phlegm

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Related to Phlegma: phlegmatic, phlegmon

phlegm

 (flĕm)
n.
1. Thick, sticky, stringy mucus secreted by the mucous membrane of the respiratory tract, as during a cold or other respiratory infection.
2. One of the four humors of ancient and medieval physiology, thought to cause sluggishness, apathy, and evenness of temper.
3. Sluggishness of temperament.
4. Calm self-possession; equanimity.

[Middle English fleume, mucous discharge, the humor phlegm, from Old French, from Medieval Latin phlegma, flegma, from Late Latin phlegma, the humor phlegm, from Greek, heat, the humor phlegm, from phlegein, to burn.]

phlegm′y adj.

phlegm

(flɛm)
n
1. (Physiology) the viscid mucus secreted by the walls of the respiratory tract
2. (Physiology) archaic one of the four bodily humours
3. apathy; stolidity; indifference
4. self-possession; imperturbability; coolness
[C14: from Old French fleume, from Late Latin phlegma, from Greek: inflammation, from phlegein to burn]
ˈphlegmy adj

phlegm

(flɛm)

n.
1. the thick mucus secreted in the respiratory passages and discharged through the mouth, esp. that occurring in the lungs and throat passages, as during a cold.
2. one of the four elemental bodily humors of medieval physiology, regarded as causing sluggishness or apathy.
3. sluggishness or apathy.
4. calmness; composure.
[1350–1400; Middle English fleem < Middle French flemme < Late Latin phlegma < Greek phlégma flame, phlegmatic humor =phlég(ein) to burn + -ma resultative n. suffix]
phlegm′y, adj. phlegm•i•er, phlegm•i•est.

phlegm

(flĕm)
Mucus produced by the mucous membranes of the respiratory tract.

phlegm

- Comes from Latin phlegma, "clammy moisture," and Greek phlegma, "inflammation."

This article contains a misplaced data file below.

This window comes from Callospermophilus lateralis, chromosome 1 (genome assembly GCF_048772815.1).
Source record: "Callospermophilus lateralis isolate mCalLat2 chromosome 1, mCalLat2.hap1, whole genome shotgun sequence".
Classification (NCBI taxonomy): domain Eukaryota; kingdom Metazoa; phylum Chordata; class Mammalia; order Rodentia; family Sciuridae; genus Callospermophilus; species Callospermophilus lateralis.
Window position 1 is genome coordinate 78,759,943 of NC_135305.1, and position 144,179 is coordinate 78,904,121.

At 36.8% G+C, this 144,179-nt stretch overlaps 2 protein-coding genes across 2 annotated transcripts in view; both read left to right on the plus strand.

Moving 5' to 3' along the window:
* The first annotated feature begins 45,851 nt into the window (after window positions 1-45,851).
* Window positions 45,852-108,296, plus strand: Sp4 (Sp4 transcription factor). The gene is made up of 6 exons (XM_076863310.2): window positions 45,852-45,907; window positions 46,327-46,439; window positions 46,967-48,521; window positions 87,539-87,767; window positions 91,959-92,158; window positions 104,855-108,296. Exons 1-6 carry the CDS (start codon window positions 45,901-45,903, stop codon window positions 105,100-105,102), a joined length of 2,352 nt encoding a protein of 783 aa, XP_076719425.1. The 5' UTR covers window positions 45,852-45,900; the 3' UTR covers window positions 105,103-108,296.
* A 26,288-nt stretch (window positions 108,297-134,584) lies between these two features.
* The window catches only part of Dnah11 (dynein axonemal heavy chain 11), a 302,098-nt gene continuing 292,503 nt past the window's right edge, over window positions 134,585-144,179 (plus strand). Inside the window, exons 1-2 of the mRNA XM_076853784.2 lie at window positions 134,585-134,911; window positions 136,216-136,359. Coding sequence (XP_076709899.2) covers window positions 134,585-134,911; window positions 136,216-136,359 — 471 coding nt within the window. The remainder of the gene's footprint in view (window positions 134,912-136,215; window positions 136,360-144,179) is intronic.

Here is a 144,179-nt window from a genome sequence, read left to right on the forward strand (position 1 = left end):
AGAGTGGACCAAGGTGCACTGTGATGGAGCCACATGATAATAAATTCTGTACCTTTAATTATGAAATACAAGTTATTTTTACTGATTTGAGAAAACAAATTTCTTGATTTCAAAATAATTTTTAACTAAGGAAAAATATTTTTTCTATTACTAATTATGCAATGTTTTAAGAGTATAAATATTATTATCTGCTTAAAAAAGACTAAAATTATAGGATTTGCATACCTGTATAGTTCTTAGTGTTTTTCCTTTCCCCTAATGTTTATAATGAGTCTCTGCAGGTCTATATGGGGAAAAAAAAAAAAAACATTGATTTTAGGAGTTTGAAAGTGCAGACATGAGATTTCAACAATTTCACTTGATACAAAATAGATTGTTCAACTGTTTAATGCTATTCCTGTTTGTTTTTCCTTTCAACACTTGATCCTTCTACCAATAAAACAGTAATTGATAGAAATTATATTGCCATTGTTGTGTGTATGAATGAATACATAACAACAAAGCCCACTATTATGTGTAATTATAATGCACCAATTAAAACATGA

See also related terms for inflammation.
ThesaurusAntonymsRelated WordsSynonymsLegend:
Noun1.phlegm - apathy demonstrated by an absence of emotional reactionsphlegm - apathy demonstrated by an absence of emotional reactions
apathy - an absence of emotion or enthusiasm
2.phlegm - expectorated matter; saliva mixed with discharges from the respiratory passages; in ancient and medieval physiology it was believed to cause sluggishness
mucous secretion, mucus - protective secretion of the mucus membranes; in the gut it lubricates the passage of food and protects the epithelial cells; in the nose and throat and lungs it can make it difficult for bacteria to penetrate the body through the epithelium
3.phlegm - inactivityphlegm - inactivity; showing an unusual lack of energy; "the general appearance of sluggishness alarmed his friends"
inertia, inactiveness, inactivity - a disposition to remain inactive or inert; "he had to overcome his inertia and get back to work"

phlegm

noun
1. mucus, catarrh, sputum, mucous secretion Symptoms include vomiting and excess phlegm.
2. self-control, composure, coolness, cool (informal), calm, coldness, calmness, equanimity, self-assurance, self-possession, sangfroid, frostiness, level-headedness, unflappability (informal), stolidness They're taking it with the apathetic calm which many mistake for British phlegm.

phlegm

noun
Translations
بَلْغَم
hlen
slim
slejm
kvefslím
flegmatiškasskrepliai
krēpas

phlegm

[flem] N
1. (Med) (= mucus) → flema f
2. (= equanimity) → flema f

phlegm

[ˈflɛm] n (= mucus) → flegme m

phlegm

n (= mucus)Schleim m; (obs: = humour) → Phlegma nt; (fig) (= coolness)Gemütsruhe f, → stoische Ruhe; (= stolidness)Trägheit f, → Schwerfälligkeit f, → Phlegma nt

phlegm

[flɛm] nflemma

phlegm

(flem) noun
thick, slimy liquid brought up from the throat by coughing.
phlegmatic (flegˈmatik) adjective
calm; not easily excited. She's very phlegmatic – nothing would ever make her panic.

phlegm

n. flema.
mucus;
uno de los cuatro humores del cuerpo.

phlegm

n flema (frec. pl)
References in periodicals archive ?
Take away the recipient, And rectify your menstrue from the phlegma.
Galen in second century AD in his humoral concept of disease attributed abnormalities of yellow bile, black bile, blood and phlegma within the body to cause disease.
al respecto, el libro IV de las Etimologias de Isidoro de Sevilla, que en el capitulo 5, tras explicar la etimologia de los terminos sanguis, cholera, melancholia y phlegma, afirma lo siguiente (Etym.